The intake process is different at each treatment facility. Each rehabilitation center has its own unique policies, regulations, and procedures that it follows when new patients arrive for treatment. Additionally, the intake process typically differs based on the type of treatment program (inpatient or outpatient) and individual factors, such as the substance(s) a new patient is addicted to, the severity and duration of the addiction, and the person’s overall physical and mental health.

Although the intake process differs based on the factors listed above and others, there are some standard processes and procedures that you may be likely to go through when you enter a treatment facility, including the following:

  • You will likely go through an initial drug assessment (described previously), which may include laboratory tests, a physical exam, and self-reported surveys.
  • You will be asked to read over a number of documents which detail the facility’s rules, regulations, and expectations, and sign a number of consent forms.
  • It is likely that a treatment staff member will go through your belongings with you and remove any restricted items you may have brought with you to treatment. Each center has a unique list of restricted items (which may be listed on their website), but most centers restrict weapons, drugs, alcohol, unapproved prescriptions and over the counter medications, electronics, and flammable or otherwise dangerous substances.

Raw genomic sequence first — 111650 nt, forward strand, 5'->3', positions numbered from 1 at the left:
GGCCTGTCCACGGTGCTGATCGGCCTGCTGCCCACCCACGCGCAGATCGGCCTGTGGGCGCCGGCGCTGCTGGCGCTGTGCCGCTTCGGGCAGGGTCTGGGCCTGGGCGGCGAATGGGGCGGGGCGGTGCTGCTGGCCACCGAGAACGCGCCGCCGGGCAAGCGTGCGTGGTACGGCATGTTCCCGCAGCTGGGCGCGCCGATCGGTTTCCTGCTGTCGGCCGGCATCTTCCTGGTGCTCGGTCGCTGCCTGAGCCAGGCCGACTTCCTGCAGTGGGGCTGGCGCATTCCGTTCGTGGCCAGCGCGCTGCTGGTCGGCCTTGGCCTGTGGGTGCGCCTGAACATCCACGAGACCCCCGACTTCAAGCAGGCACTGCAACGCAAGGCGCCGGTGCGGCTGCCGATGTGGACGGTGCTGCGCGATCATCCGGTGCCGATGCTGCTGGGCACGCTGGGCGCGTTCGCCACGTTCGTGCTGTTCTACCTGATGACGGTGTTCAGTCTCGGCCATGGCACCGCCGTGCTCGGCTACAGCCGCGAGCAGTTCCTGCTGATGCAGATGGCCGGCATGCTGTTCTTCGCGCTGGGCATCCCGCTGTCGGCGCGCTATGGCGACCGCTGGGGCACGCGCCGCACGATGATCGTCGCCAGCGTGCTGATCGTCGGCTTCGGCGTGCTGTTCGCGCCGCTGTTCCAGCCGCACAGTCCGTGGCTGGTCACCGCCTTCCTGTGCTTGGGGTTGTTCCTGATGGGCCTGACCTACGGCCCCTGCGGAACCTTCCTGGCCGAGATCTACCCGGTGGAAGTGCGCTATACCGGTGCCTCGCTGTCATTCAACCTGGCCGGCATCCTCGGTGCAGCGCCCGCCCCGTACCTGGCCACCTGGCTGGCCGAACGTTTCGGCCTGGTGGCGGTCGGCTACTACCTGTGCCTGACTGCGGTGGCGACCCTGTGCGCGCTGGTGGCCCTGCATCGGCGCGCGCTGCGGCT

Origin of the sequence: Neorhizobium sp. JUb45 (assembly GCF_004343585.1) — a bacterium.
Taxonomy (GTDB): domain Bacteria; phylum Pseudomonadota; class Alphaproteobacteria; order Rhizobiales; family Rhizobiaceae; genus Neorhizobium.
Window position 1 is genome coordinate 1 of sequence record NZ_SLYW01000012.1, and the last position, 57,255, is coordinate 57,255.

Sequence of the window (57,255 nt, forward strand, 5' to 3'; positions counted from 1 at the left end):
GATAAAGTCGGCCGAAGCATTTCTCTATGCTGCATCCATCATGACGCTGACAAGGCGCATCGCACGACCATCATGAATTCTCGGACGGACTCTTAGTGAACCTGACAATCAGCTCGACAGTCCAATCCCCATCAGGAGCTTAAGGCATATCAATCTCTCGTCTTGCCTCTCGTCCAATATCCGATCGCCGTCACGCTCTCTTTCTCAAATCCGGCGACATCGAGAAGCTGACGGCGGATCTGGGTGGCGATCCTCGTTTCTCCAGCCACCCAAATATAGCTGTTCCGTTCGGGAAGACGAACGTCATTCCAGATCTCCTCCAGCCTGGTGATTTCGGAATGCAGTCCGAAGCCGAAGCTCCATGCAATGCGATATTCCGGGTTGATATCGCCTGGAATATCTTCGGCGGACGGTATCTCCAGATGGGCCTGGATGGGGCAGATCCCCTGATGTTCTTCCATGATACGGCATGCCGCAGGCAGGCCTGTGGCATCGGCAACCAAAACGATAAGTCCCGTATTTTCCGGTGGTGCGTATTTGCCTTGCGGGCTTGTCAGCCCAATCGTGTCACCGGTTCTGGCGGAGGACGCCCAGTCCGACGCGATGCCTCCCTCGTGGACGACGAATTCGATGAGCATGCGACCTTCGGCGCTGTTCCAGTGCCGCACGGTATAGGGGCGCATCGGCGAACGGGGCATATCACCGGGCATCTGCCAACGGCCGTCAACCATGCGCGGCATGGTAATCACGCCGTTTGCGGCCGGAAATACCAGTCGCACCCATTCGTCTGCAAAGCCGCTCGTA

• You will likely meet with a counselor one-on-one to discuss your physical and mental health, your substance use history and current habits, and any concerns you may have about treatment.

After all intake procedures are completed, new patients typically receive a tour of the treatment facility, generally guided by a staff member or a current patient who is approaching discharge. You will be shown your sleeping quarters, where you may have the opportunity to meet your roommate (if you have one), any communal or dining areas, and the rooms where therapy sessions and check-ups take place.


The thought of going through detox and withdrawal is one of the primary concerns that most people have prior to entering treatment. Detoxification refers to the period of time when an addicted individual initially stops using the substance on which they are dependent.

As previously discussed, addiction—particularly long-term, severe addiction—fundamentally rewires the brain and causes changes in its functioning and chemistry. The bodies of those suffering from addiction become accustomed to receiving the drug, and when they do not receive their usual dose, the brain responds by producing withdrawal symptoms.

Not everyone undergoing treatment for drug or alcohol addiction has to go through detox. Whether or not an individual is likely to experience symptoms of withdrawal, and the severity of those potential symptoms, depend on a number of factors, including:

  • The substance(s) to which the person is addicted
  • The person’s level of psychological and physical dependency
  • The duration of the addiction
  • Whether or not the person is addicted to multiple substances